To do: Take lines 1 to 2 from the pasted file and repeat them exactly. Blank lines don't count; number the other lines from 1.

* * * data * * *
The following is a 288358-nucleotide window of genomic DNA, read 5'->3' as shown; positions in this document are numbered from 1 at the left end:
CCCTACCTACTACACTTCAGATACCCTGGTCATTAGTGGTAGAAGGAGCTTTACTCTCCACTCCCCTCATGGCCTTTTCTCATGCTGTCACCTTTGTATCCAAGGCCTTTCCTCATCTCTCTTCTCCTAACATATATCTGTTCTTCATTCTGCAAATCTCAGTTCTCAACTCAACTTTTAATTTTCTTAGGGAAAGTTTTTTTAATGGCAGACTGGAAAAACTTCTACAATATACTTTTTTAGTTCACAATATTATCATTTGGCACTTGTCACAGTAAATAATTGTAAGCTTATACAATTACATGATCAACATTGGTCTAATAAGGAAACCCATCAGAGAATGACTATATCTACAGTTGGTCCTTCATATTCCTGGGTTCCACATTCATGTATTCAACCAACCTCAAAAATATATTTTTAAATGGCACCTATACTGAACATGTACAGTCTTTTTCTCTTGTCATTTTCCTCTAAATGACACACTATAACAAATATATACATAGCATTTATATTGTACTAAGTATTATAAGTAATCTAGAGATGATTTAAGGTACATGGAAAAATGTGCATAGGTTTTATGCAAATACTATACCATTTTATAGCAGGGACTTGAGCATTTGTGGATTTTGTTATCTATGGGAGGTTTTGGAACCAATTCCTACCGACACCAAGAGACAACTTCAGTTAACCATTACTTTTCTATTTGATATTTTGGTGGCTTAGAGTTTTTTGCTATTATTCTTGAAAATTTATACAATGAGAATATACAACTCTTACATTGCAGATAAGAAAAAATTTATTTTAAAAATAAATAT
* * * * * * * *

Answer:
The following is a 288358-nucleotide window of genomic DNA, read 5'->3' as shown; positions in this document are numbered from 1 at the left end:
CCCTACCTACTACACTTCAGATACCCTGGTCATTAGTGGTAGAAGGAGCTTTACTCTCCACTCCCCTCATGGCCTTTTCTCATGCTGTCACCTTTGTATCCAAGGCCTTTCCTCATCTCTCTTCTCCTAACATATATCTGTTCTTCATTCTGCAAATCTCAGTTCTCAACTCAACTTTTAATTTTCTTAGGGAAAGTTTTTTTAATGGCAGACTGGAAAAACTTCTACAATATACTTTTTTAGTTCACAATATTATCATTTGGCACTTGTCACAGTAAATAATTGTAAGCTTATACAATTACATGATCAACATTGGTCTAATAAGGAAACCCATCAGAGAATGACTATATCTACAGTTGGTCCTTCATATTCCTGGGTTCCACATTCATGTATTCAACCAACCTCAAAAATATATTTTTAAATGGCACCTATACTGAACATGTACAGTCTTTTTCTCTTGTCATTTTCCTCTAAATGACACACTATAACAAATATATACATAGCATTTATATTGTACTAAGTATTATAAGTAATCTAGAGATGATTTAAGGTACATGGAAAAATGTGCATAGGTTTTATGCAAATACTATACCATTTTATAGCAGGGACTTGAGCATTTGTGGATTTTGTTATCTATGGGAGGTTTTGGAACCAATTCCTACCGACACCAAGAGACAACTTCAGTTAACCATTACTTTTCTATTTGATATTTTGGTGGCTTAGAGTTTTTTGCTATTATTCTTGAAAATTTATACAATGAGAATATACAACTCTTACATTGCAGATAAGAAAAAATTTATTTTAAAAATAAATAT